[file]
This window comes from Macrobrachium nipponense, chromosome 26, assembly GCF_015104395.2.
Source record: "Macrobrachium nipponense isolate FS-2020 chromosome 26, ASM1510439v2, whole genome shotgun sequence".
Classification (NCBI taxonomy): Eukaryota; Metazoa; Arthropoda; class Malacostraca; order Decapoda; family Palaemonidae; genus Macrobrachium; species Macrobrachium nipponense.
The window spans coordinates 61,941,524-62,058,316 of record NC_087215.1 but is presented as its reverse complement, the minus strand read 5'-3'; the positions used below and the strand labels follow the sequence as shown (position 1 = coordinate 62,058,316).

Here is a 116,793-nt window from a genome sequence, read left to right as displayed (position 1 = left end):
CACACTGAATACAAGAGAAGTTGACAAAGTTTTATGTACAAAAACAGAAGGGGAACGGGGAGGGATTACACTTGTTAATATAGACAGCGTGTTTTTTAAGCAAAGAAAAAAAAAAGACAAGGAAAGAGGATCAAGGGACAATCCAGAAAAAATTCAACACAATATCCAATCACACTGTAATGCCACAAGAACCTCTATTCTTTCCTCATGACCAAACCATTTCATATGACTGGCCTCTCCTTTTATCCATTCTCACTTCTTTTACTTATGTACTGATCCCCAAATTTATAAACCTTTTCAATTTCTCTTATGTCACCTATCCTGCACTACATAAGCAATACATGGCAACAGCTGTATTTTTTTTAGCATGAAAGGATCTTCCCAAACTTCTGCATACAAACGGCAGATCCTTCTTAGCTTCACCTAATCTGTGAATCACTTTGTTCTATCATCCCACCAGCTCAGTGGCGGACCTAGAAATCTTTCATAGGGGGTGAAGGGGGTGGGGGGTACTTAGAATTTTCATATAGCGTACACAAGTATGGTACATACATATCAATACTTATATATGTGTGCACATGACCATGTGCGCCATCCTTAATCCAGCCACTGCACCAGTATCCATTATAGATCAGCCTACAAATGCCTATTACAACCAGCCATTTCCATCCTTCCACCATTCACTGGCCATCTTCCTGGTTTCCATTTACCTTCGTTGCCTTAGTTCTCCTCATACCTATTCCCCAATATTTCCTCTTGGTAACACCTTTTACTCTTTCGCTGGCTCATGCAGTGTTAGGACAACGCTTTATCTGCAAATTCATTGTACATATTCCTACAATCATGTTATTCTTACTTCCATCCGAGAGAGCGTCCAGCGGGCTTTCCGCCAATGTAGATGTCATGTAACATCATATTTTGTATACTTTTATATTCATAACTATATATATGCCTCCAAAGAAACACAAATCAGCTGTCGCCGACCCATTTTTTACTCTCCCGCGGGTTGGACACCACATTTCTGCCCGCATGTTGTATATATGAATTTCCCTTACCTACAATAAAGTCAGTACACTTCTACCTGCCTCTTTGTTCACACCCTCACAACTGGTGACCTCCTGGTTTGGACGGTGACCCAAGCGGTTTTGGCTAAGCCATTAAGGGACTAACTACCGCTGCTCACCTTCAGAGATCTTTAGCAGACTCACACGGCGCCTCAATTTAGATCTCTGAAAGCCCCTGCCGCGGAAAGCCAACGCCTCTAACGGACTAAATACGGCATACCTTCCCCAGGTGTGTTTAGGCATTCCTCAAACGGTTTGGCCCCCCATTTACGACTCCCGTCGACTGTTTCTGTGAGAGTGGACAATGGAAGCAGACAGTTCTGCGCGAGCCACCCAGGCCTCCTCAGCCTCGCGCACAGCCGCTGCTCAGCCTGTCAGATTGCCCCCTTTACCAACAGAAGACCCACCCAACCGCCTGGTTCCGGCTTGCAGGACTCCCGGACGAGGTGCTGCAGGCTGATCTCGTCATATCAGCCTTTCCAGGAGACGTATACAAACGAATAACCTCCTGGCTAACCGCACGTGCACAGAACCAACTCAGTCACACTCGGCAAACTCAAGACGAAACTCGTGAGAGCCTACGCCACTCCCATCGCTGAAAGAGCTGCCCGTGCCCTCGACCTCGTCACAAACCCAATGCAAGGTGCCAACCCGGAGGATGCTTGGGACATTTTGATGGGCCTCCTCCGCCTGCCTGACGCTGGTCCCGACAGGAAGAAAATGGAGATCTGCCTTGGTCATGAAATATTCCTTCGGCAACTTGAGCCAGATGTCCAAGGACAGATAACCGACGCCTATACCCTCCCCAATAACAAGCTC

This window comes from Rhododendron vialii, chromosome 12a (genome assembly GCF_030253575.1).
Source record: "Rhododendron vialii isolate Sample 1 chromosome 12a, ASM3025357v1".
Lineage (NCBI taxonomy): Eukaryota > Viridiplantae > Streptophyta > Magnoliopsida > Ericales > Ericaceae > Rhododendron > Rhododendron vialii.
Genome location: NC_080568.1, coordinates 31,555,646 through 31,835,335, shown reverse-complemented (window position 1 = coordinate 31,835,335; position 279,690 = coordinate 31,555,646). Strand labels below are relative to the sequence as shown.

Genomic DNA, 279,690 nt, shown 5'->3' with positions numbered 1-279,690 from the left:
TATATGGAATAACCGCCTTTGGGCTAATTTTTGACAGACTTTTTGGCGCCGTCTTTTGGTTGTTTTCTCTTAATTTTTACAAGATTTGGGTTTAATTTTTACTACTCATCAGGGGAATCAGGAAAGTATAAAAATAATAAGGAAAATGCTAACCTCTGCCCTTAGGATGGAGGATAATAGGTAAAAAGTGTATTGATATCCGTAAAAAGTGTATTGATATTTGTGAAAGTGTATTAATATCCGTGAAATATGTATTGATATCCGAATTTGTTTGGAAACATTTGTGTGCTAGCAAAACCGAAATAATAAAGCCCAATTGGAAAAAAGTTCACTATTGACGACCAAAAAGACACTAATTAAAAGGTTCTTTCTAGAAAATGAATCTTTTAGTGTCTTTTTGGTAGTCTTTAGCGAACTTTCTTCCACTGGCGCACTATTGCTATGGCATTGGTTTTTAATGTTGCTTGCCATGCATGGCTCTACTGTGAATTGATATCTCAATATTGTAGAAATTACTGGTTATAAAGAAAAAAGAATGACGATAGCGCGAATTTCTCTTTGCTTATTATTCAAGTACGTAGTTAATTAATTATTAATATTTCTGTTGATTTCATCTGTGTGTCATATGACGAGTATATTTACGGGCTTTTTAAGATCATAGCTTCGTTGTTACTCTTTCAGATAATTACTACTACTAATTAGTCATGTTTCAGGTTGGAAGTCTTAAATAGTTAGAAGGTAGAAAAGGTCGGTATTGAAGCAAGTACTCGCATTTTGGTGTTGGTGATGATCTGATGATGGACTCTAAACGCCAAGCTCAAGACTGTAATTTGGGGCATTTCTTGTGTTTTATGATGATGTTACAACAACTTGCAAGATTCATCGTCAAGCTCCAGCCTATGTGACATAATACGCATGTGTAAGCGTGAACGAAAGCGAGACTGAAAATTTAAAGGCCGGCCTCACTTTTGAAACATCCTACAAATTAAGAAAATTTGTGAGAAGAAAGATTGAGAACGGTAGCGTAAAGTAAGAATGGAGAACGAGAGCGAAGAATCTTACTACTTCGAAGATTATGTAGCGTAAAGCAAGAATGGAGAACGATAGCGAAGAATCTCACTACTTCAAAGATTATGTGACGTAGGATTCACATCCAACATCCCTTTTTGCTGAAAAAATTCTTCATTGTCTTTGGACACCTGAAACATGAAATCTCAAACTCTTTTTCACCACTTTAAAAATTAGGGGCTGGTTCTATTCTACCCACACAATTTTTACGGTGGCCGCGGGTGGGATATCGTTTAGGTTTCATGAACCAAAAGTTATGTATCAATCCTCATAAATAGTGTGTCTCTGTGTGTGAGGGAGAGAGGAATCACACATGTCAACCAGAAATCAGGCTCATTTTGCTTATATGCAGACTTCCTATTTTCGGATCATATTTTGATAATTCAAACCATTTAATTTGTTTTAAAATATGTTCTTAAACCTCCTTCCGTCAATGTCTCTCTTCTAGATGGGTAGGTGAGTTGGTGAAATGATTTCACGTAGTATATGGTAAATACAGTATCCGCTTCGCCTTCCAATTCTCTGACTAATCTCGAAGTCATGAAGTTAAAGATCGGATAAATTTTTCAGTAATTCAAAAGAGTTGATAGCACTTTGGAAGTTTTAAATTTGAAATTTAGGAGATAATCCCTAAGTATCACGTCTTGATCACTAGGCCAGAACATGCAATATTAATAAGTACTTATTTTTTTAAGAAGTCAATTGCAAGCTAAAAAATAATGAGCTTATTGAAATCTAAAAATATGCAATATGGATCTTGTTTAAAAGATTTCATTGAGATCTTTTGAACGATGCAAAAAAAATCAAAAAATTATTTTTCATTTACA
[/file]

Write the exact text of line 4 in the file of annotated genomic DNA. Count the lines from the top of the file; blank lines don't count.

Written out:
The window spans coordinates 61,941,524-62,058,316 of record NC_087215.1 but is presented as its reverse complement, the minus strand read 5'-3'; the positions used below and the strand labels follow the sequence as shown (position 1 = coordinate 62,058,316).